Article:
As a new flu bug spreads across the globe, governments are acting swiftly to limit its toll. By contrast, Utah is facing an alarming increase in sexually transmitted diseases, and still the state is reluctant to give young adults, the age group most at risk, the preventive measures they need to stay healthy. That's inexcusable.
Utah cases of HIV increased 32 percent from 2007 to 2008 and gonorrhea infection nearly tripled in the same period; the incidence of chlamydia increased faster in Utah than anywhere else in the U.S., while comprehensive sex education, the best antidote to STDs, is kept under wraps.
Ideally, the state should require school health classes to teach about preventing sexually transmitted diseases by using contraceptives. Instead, Utah teachers are prevented by state law from saying too much about the benefits of contraceptives. As a group of students learned when they conducted a survey, many young Utahns don't understand the basics of how diseases are transferred and how to prevent them.
We are encouraged, however, by a change in curriculum just adopted by the State Office of Education, partially in response to requests by the same students and others, to allow teachers to explain the importance of getting tested for STDs and who should get the screenings. Teenagers often don't want to discuss their sexual activities with their parents, but if they have unprotected sex, they are at risk and should be tested. And they need to understand the possible consequences if they don't. This rule change could help.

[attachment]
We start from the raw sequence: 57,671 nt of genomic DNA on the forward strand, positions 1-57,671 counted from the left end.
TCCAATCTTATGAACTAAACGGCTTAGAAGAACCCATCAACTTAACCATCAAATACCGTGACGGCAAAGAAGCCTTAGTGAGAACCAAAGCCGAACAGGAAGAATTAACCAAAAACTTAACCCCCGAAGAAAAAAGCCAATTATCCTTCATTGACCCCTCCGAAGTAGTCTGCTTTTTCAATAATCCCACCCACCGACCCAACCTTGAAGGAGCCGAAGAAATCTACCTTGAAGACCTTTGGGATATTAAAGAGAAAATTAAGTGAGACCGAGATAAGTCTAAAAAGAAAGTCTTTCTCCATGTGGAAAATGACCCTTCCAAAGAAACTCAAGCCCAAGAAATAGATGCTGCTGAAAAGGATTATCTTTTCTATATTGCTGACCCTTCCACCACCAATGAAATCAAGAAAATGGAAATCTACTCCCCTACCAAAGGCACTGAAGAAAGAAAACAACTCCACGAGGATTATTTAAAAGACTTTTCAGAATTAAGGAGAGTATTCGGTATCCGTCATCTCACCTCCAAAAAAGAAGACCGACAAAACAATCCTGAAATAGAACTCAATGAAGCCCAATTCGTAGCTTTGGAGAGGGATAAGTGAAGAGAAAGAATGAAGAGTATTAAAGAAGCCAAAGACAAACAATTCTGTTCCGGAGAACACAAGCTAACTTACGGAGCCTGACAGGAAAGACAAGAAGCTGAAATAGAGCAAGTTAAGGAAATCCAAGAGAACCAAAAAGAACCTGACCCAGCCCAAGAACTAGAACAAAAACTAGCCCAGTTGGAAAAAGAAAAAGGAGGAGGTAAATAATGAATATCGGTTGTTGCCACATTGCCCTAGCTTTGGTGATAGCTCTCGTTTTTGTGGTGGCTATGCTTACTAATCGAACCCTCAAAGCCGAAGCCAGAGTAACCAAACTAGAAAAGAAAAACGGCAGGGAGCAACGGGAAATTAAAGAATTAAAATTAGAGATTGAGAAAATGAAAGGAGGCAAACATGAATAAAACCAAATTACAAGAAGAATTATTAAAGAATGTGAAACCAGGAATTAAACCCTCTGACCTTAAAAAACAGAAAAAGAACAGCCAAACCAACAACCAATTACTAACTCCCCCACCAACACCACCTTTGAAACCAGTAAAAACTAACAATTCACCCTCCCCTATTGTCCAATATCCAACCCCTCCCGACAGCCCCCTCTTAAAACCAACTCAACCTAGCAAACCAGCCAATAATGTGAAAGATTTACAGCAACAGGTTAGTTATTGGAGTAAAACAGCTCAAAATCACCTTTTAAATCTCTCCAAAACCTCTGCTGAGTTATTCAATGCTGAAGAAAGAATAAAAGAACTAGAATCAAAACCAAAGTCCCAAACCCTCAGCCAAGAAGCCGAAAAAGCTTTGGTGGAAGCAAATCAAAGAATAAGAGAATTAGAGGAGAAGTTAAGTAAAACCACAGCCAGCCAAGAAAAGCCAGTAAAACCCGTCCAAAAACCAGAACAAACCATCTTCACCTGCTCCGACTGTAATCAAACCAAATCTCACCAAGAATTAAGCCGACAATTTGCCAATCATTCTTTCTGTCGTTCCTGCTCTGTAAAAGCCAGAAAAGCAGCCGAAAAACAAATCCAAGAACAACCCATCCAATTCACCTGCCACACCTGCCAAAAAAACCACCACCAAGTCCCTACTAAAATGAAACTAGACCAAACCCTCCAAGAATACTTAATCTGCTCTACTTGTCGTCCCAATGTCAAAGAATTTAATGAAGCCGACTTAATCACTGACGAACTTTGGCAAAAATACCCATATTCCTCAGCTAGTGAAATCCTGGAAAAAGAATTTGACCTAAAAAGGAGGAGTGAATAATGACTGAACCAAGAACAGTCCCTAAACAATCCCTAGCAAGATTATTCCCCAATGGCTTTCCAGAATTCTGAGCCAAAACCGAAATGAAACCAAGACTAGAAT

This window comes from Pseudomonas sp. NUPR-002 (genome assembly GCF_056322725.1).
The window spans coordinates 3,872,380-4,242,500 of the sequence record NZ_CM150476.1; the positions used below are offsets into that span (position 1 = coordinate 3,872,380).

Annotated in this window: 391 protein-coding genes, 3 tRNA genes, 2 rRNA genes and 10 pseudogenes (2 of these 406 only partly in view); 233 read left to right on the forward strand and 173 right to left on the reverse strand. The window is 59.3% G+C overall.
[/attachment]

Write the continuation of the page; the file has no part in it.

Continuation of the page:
The students also urged the State Board of Education to support House Bill 189, which would require, not just allow, educators, to teach about contraceptives in health classes. The House Health and Human Services Committee failed to pass the bill on to the full Legislature this year but the committee is scheduled to discuss it again on June 17.
This legislation should be passed. These students realize the importance and power of knowledge in fighting the spread of STDs seemingly better than the adults who are keeping the information from them.
There is no conflict in teaching about both contraceptive use and abstinence, as some legislators and parents fear. High school students are old enough and intelligent enough to understand that abstinence is the best option for avoiding both pregnancy and STDs. But when a teenager decides to be sexually active, then knowledge about condoms and other contraceptives is essential.